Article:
“Stand up, French women […]! Replace on the working field the ones that are now on the battle field!” called the president of the Conseil des Ministres, René Viviani, in August 1914. Because of the war against Germany, the country had then lost its male workforce. Women had to replace their fathers, sons and husbands who had left to defend the country.
In the newspapers and on the posters, the advertising was echoing this call – women had to get out of their households to fill the recently empty positions in factories, schools, hospitals… World War I deeply transformed the French society.
With this first step towards roles equality, women freed themselves – they adopted the “garçonne” haircut and got rid of their corsets. It was also the beginning of feminist claims, with the “suffragettes” requesting the right to vote for women and the “midinettes” – dressmakers that decided to strike.
Even if, by the end of the war, the path towards gender equality was still long, World War I was the occastion for women to free themselves from their status as wives and mothers. And thanks to these pioneers, women have the possibility, one century later, to be stay-at-home mothers just as much as surgeons or mechanics.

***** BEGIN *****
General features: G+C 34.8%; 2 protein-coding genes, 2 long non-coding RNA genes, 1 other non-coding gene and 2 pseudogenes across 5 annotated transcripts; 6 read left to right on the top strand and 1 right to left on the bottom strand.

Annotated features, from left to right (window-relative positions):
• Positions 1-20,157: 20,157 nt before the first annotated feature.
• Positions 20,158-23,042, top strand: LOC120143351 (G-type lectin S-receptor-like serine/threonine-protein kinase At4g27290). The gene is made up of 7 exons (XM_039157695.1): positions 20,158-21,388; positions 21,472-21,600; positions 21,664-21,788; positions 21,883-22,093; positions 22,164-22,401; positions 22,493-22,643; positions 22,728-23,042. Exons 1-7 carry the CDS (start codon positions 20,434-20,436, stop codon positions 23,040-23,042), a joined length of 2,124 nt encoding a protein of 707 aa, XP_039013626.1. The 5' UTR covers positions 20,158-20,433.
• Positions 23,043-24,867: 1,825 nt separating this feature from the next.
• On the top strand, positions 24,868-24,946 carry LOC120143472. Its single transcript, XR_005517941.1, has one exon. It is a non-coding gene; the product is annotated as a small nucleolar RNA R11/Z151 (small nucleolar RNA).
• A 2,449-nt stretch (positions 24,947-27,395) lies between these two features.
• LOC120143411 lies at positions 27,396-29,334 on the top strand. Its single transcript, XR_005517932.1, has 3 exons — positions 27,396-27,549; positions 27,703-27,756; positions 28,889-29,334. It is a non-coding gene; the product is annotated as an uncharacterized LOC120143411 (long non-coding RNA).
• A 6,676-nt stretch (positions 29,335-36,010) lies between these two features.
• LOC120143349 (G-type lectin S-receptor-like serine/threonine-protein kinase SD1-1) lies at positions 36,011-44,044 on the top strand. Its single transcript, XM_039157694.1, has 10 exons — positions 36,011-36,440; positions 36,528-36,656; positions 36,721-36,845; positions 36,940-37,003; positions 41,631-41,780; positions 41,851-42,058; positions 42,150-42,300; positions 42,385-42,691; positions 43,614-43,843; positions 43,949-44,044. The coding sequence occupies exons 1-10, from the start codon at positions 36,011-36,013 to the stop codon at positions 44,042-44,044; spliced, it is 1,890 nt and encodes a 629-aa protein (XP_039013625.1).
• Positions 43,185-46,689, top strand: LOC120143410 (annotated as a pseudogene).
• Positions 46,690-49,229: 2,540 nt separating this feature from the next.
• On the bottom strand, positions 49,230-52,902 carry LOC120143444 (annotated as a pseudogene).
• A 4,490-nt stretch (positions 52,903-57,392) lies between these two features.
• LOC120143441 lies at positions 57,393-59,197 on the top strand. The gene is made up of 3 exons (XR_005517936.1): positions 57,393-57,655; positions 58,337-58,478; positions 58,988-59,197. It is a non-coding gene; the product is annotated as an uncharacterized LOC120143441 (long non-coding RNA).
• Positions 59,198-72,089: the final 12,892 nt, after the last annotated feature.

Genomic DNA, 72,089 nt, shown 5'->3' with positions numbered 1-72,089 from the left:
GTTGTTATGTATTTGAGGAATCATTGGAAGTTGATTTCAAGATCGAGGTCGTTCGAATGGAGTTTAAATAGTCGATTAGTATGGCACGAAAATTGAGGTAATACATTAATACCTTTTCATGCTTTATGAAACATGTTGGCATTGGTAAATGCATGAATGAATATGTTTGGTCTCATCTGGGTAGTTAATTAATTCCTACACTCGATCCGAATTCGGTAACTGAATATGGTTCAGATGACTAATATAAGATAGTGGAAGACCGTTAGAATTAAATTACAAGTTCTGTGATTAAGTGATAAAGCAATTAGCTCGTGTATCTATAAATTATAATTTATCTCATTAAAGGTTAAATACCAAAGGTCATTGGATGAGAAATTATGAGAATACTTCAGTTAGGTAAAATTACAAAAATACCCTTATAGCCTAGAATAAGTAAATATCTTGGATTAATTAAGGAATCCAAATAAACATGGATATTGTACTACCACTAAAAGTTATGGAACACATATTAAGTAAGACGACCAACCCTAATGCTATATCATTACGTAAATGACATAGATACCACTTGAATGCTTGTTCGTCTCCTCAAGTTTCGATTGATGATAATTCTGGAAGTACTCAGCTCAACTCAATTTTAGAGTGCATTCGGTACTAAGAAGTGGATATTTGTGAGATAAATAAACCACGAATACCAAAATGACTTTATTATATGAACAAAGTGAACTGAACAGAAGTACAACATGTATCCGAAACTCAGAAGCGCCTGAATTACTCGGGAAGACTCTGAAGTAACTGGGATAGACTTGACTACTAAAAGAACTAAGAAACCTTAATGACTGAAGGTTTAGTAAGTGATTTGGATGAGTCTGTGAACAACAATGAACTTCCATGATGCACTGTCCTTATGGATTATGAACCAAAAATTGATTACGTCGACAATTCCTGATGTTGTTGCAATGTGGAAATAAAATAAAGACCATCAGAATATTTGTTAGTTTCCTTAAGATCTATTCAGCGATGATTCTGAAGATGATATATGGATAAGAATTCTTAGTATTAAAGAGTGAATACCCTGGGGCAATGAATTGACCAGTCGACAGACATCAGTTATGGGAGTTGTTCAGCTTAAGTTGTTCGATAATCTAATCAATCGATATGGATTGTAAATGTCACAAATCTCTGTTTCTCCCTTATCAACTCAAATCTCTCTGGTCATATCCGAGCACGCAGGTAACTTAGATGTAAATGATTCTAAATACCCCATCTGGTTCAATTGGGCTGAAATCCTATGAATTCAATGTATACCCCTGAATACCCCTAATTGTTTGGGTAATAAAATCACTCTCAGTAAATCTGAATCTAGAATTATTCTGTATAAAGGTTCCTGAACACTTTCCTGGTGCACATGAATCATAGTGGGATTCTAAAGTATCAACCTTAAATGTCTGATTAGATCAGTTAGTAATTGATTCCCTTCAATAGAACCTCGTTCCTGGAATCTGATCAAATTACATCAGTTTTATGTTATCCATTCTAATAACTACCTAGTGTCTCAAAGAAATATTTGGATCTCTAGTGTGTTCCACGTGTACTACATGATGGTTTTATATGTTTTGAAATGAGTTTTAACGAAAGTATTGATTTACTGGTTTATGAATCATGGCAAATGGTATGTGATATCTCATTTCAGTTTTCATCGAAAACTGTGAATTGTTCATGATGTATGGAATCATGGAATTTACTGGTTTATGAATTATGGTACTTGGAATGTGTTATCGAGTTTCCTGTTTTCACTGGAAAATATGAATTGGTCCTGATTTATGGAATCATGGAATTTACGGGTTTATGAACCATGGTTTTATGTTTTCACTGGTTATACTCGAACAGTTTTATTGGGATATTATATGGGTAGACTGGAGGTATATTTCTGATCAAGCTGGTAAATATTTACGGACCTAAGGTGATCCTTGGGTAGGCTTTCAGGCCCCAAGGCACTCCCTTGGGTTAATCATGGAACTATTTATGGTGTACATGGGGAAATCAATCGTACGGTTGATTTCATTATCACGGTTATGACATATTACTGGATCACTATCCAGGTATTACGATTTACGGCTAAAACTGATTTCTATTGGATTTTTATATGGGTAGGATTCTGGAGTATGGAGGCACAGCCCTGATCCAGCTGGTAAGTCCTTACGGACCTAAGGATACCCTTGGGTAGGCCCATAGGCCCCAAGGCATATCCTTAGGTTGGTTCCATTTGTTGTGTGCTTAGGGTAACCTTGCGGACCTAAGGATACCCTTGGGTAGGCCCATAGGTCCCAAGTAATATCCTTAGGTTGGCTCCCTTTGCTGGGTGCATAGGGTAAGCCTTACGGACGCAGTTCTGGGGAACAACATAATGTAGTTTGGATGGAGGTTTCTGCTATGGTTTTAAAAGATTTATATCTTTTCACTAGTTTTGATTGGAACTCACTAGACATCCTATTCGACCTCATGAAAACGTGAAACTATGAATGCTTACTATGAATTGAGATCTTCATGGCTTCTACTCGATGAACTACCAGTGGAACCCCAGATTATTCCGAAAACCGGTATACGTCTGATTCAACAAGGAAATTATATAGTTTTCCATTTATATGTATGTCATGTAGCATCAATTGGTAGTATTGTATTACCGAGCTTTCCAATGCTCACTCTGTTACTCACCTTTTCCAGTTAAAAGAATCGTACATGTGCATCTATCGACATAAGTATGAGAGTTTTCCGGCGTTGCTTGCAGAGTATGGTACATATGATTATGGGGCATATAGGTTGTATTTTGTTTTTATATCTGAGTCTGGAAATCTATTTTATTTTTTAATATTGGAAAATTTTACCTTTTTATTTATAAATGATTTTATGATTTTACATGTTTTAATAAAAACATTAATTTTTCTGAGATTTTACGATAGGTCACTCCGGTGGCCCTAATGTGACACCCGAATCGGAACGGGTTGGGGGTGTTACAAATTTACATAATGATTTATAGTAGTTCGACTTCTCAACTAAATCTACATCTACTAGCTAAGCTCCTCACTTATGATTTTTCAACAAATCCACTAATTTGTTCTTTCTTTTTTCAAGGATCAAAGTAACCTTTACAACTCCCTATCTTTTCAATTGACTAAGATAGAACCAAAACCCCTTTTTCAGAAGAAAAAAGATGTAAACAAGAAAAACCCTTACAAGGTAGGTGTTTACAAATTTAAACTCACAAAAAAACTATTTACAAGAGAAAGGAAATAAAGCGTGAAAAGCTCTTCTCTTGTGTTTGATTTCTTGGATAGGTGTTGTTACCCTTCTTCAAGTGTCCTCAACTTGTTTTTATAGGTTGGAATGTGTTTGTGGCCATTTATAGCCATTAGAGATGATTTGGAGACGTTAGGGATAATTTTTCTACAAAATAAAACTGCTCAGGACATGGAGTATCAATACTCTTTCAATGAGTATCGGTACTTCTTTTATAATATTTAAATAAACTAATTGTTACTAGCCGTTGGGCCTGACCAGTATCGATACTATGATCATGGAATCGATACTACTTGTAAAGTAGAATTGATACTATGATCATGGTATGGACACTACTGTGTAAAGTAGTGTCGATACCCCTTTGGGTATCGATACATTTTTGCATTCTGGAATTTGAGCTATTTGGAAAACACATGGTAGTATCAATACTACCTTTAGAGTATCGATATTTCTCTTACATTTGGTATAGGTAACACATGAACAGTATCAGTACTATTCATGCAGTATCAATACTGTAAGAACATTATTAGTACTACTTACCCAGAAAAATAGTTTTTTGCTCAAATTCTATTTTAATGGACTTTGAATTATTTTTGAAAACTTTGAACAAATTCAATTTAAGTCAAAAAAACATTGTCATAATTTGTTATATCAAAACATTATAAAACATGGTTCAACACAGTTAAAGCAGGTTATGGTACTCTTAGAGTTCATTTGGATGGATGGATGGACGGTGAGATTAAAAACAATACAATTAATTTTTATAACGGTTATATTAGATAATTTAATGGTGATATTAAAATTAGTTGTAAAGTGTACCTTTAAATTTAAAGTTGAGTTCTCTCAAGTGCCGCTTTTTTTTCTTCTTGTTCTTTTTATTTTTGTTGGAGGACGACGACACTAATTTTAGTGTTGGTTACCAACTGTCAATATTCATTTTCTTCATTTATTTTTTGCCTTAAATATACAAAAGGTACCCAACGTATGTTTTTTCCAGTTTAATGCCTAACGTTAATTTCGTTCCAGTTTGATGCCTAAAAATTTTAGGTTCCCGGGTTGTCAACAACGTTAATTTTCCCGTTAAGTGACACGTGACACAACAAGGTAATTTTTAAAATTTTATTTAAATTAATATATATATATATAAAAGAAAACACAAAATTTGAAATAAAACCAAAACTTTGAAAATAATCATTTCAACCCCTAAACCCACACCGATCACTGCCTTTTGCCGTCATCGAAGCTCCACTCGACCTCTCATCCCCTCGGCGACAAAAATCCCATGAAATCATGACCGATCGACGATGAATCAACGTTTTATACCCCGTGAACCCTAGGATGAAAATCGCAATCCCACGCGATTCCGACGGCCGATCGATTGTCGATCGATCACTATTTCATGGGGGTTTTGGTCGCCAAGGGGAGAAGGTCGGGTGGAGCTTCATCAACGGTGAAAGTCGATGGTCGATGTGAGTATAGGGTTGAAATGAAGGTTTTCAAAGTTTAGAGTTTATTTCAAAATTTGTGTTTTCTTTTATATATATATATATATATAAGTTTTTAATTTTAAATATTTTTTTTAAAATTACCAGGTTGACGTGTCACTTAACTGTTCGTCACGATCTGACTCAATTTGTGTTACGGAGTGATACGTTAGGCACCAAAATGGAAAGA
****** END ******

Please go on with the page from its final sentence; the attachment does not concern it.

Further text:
To go further
- “Se libèrent”, “se débarrassent” – do you know how to use pronominal verbs? Review the rules and train here
- “Pères”, “fils”, “époux” are words from the vocabulary of family. Play with these words in this crossword puzzle
Discovering more about the subject
- Have a look at this file (videos, texts, quizz…) about the “années folles” and the effervescence of the post-war period in all fields: art, culture, literature…
- Was WW1 really a vector of empowerment for women? Here is the inverview of a historian by France 24
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